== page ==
How I Write the “Despair” Serial Storyline for YouTube and Wattpad

I was recently asked how I write the serial storyline for Despair that I publish on both Wattpad and YouTube. So, I thought I might give you a breakdown of the process and how you can write one yourself.

Perhaps it can help you write a series for Wattpad or even if you plan on trying out Kindle Vella.

It’s not as difficult as some might think. And personally, I find it quite enjoyable. Though, I do need to work on my voice acting.

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Publishing the Despair Serial Storyline

Now, keep in mind that there are a lot of cogs turning when writing Despair. It’s not just a storyline I publish in Wattpad as I also record the video variant.

You probably don’t need to go to such lengths.

Planning Out the Length of Each Episode

First, I decided on the average length of each episode. Depending on the publishing platform you want to use and your target audience, this can vary greatly.

For me, it was about creating a video that was under 10 minutes long. So, that worked out to about 1300 to 1500 words. However, I’m thinking about increasing it to 2000 to make it a bit longer of a video.

Primarily, though, you want a good word count to engage your audience and keep them coming back for more.

A Strong, Regular Publishing Schedule

You’ll need to devise a good publishing schedule for your series. Readers will get quite irate if you lead them along for a while and then stop publishing.

I know this from experience. I’ve lost a few listeners for Despair because I’ve taken so long to publish new episodes. Not to mention how long it’s taken me to write VII on Wattpad.

Your audience depends on knowing when new episodes are going live. It’s imperative that you maintain that schedule.

Not Going Heavy Into Detail

When writing a serial storyline, you need to keep in mind that you have a limited amount of space for the details. After all, you want to keep people reading the tale.

If the entire episode is just breaking down what your character is wearing, you’re going to lose your audience.

This means learning to be succinct and not offering details unless it is intricate to the plot or scene. Let the reader’s imagination fill in the blanks.

Ending Each Episode with a Cliffhanger

An effective way of keeping readers and listeners coming back is to end each episode on some kind of cliffhanger. In fact, this process has been done for decades including television shows.

It’s all about tapping that part of the mind that needs to know what happens next. Especially if your audience is truly invested in the tale.

Using Grammarly to Help Polish Up the Text

Once I’m done with writing the episode, I feed it through Grammarly. Now, you can use any checking program you like. I just prefer Grammarly as I’ve been using it for several years.

It’s all personal preference.

Nonetheless, having a grammar and spell-checking app go over the serial storyline can help you polish up the episode.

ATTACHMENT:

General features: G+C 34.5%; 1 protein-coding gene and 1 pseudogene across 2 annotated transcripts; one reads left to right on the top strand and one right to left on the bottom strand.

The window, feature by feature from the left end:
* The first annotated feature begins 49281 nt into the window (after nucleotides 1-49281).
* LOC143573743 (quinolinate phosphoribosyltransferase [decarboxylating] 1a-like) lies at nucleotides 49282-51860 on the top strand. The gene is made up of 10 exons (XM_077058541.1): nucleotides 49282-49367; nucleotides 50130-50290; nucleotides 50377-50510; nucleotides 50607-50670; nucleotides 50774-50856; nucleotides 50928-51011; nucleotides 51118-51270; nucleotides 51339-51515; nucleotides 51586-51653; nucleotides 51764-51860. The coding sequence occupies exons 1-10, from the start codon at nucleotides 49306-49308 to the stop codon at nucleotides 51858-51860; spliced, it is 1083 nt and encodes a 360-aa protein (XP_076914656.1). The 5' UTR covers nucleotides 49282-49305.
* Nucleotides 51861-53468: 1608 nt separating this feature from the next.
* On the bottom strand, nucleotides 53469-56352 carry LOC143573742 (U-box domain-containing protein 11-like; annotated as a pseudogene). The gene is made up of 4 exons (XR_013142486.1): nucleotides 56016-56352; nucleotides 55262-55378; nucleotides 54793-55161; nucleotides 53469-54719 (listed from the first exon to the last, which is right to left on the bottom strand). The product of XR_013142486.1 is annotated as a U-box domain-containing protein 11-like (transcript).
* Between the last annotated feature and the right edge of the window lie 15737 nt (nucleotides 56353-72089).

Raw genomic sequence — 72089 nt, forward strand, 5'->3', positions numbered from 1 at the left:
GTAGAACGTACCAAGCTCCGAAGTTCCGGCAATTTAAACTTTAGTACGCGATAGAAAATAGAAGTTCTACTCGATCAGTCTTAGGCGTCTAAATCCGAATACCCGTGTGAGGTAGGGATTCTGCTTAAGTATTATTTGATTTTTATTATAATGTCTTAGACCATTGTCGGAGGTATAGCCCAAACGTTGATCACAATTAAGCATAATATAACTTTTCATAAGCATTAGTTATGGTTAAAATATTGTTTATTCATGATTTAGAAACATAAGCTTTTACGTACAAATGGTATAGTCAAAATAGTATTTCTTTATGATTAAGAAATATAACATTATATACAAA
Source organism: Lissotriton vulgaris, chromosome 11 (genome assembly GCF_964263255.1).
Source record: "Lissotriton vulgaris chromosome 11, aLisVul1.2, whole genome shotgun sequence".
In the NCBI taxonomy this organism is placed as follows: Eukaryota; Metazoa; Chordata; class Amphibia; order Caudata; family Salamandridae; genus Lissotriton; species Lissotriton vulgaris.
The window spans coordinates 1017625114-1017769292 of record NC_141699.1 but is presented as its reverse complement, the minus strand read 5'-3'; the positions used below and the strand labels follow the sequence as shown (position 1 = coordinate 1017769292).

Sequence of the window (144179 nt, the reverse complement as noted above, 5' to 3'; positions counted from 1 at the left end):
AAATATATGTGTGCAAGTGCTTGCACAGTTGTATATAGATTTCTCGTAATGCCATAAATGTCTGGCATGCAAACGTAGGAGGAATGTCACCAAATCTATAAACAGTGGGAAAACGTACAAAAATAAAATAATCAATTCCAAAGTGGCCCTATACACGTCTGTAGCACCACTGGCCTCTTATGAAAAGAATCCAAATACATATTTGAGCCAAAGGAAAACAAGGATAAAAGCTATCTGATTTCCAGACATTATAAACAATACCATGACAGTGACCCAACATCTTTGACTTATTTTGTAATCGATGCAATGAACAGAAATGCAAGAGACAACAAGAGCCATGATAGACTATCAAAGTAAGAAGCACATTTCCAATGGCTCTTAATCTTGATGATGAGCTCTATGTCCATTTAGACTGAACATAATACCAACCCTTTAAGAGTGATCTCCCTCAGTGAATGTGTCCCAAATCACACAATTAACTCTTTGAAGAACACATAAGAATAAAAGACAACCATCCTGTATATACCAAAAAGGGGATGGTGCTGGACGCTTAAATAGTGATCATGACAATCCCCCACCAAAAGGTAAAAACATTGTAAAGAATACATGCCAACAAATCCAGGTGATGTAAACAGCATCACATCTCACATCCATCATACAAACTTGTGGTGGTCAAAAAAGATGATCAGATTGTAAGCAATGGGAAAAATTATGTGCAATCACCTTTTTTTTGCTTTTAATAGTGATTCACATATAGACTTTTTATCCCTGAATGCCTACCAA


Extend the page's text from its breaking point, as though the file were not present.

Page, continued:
Having a Beta Reader/Editor to Go Over the Piece

Having someone to go over the story can help you smooth out the edges of the plot before publishing. Since these are short snippets of the overall story, it shouldn’t take much effort.

It’s much easier to edit a 1500 to 2000 word story throughout the week over a 90,000-page novel.

Between Sam and I, it takes about 30 to 45 minutes to polish up each part of the serial storyline for Despair. With these being so short, I’m not sure if hiring a professional editor is an efficient use of money and time.

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Record the Serial Storyline Episode in OBS

So, the rest of this is probably unrelated if you plan on just publishing the text version of your story. I thought I would add it, though, in case you plan on recording your own audiobook on YouTube.

After all of the polishing, I hit record on OBS and record me reading the tale. Each episode runs about 15 to 20 minutes of recording time, depending on how often I screw up while reading.

The video is then saved and ready for editing.

Edit the Video and Upload it to YouTube

Editing in Premiere

After recording the video, it’s time to do some editing. Because of the nature of what I’m creating on YouTube, it’s a bit more convoluted than simply recording me reading the story.

There are a few extras that go into the process.

Using Adobe Premiere Pro

To create the serial storyline on YouTube, I use Adobe Premiere Pro for video editing. Then, I only use the audio portion of my video as I use a different visual for the video itself.

Usually, it consists of slow-moving, old-style radios while the story is being read.

You can use anything you wish. But as this is an audiobook, you really don’t need to go too far into being fancy with visuals.

In Premiere, I also add the background sound effects throughout the story. For example, thunderstorms, rain, wind, footsteps on wood…those kinds of things.

Sound Effects from Epidemic Sound

I pay $15 per month for Epidemic Sound. It not only has a massive collection of sound effects, but I can also utilize a slew of music from the site.

When registering an account, you are authorized to use one platform at a time. For instance, I can use any sound and music I want as long as it’s for Creative Sanctuary’s YouTube channel.

And I use a lot of sound effects. Not to mention that I plan on doing a lot more with the channel in the near future.

Background Music from YouTube’s Free-Use Library

My preferred musical score comes from YouTube’s free music library. This is available from The YouTube Studio for your channel under “Audio Library.”

These files are free to use and won’t trigger copyright claims. And some of the scores are relatively decent.